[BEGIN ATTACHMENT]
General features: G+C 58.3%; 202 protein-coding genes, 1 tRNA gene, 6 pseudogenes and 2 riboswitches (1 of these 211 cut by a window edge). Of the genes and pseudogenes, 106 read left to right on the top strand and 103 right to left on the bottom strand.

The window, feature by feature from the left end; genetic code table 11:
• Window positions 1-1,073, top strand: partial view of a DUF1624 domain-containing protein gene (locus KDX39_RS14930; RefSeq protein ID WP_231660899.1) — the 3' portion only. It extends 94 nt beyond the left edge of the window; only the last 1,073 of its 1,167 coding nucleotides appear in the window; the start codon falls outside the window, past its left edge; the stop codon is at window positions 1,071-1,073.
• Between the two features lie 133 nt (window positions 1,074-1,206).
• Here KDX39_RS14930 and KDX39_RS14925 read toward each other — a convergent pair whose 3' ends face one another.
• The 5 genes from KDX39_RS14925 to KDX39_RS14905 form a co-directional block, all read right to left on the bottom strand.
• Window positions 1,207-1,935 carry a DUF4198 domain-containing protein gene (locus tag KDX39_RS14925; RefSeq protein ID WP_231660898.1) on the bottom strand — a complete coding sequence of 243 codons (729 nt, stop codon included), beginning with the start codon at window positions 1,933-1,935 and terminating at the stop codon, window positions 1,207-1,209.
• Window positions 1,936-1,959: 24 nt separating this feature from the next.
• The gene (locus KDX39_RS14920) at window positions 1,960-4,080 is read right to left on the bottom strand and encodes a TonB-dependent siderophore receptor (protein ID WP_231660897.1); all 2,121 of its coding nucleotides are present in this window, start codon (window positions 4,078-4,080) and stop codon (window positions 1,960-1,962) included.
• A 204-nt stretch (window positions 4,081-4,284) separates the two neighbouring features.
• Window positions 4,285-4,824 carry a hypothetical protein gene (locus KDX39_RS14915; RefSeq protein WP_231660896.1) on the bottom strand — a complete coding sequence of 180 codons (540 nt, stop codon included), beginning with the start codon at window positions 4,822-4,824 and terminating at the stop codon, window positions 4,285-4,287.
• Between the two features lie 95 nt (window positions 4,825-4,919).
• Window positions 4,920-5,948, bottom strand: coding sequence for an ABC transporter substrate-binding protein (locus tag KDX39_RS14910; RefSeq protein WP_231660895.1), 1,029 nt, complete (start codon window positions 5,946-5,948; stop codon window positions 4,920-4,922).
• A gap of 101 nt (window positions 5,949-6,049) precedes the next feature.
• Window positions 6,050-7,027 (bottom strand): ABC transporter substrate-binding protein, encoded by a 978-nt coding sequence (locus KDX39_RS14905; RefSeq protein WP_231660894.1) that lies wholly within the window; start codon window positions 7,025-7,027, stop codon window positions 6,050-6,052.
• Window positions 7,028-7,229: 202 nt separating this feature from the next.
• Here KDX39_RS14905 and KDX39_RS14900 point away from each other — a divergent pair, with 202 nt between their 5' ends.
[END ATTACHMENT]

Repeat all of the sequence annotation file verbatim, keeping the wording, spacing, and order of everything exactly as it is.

General features: G+C 58.3%; 202 protein-coding genes, 1 tRNA gene, 6 pseudogenes and 2 riboswitches (1 of these 211 cut by a window edge). Of the genes and pseudogenes, 106 read left to right on the top strand and 103 right to left on the bottom strand.

The window, feature by feature from the left end; genetic code table 11:
• Window positions 1-1,073, top strand: partial view of a DUF1624 domain-containing protein gene (locus KDX39_RS14930; RefSeq protein ID WP_231660899.1) — the 3' portion only. It extends 94 nt beyond the left edge of the window; only the last 1,073 of its 1,167 coding nucleotides appear in the window; the start codon falls outside the window, past its left edge; the stop codon is at window positions 1,071-1,073.
• Between the two features lie 133 nt (window positions 1,074-1,206).
• Here KDX39_RS14930 and KDX39_RS14925 read toward each other — a convergent pair whose 3' ends face one another.
• The 5 genes from KDX39_RS14925 to KDX39_RS14905 form a co-directional block, all read right to left on the bottom strand.
• Window positions 1,207-1,935 carry a DUF4198 domain-containing protein gene (locus tag KDX39_RS14925; RefSeq protein ID WP_231660898.1) on the bottom strand — a complete coding sequence of 243 codons (729 nt, stop codon included), beginning with the start codon at window positions 1,933-1,935 and terminating at the stop codon, window positions 1,207-1,209.
• Window positions 1,936-1,959: 24 nt separating this feature from the next.
• The gene (locus KDX39_RS14920) at window positions 1,960-4,080 is read right to left on the bottom strand and encodes a TonB-dependent siderophore receptor (protein ID WP_231660897.1); all 2,121 of its coding nucleotides are present in this window, start codon (window positions 4,078-4,080) and stop codon (window positions 1,960-1,962) included.
• A 204-nt stretch (window positions 4,081-4,284) separates the two neighbouring features.
• Window positions 4,285-4,824 carry a hypothetical protein gene (locus KDX39_RS14915; RefSeq protein WP_231660896.1) on the bottom strand — a complete coding sequence of 180 codons (540 nt, stop codon included), beginning with the start codon at window positions 4,822-4,824 and terminating at the stop codon, window positions 4,285-4,287.
• Between the two features lie 95 nt (window positions 4,825-4,919).
• Window positions 4,920-5,948, bottom strand: coding sequence for an ABC transporter substrate-binding protein (locus tag KDX39_RS14910; RefSeq protein WP_231660895.1), 1,029 nt, complete (start codon window positions 5,946-5,948; stop codon window positions 4,920-4,922).
• A gap of 101 nt (window positions 5,949-6,049) precedes the next feature.
• Window positions 6,050-7,027 (bottom strand): ABC transporter substrate-binding protein, encoded by a 978-nt coding sequence (locus KDX39_RS14905; RefSeq protein WP_231660894.1) that lies wholly within the window; start codon window positions 7,025-7,027, stop codon window positions 6,050-6,052.
• Window positions 7,028-7,229: 202 nt separating this feature from the next.
• Here KDX39_RS14905 and KDX39_RS14900 point away from each other — a divergent pair, with 202 nt between their 5' ends.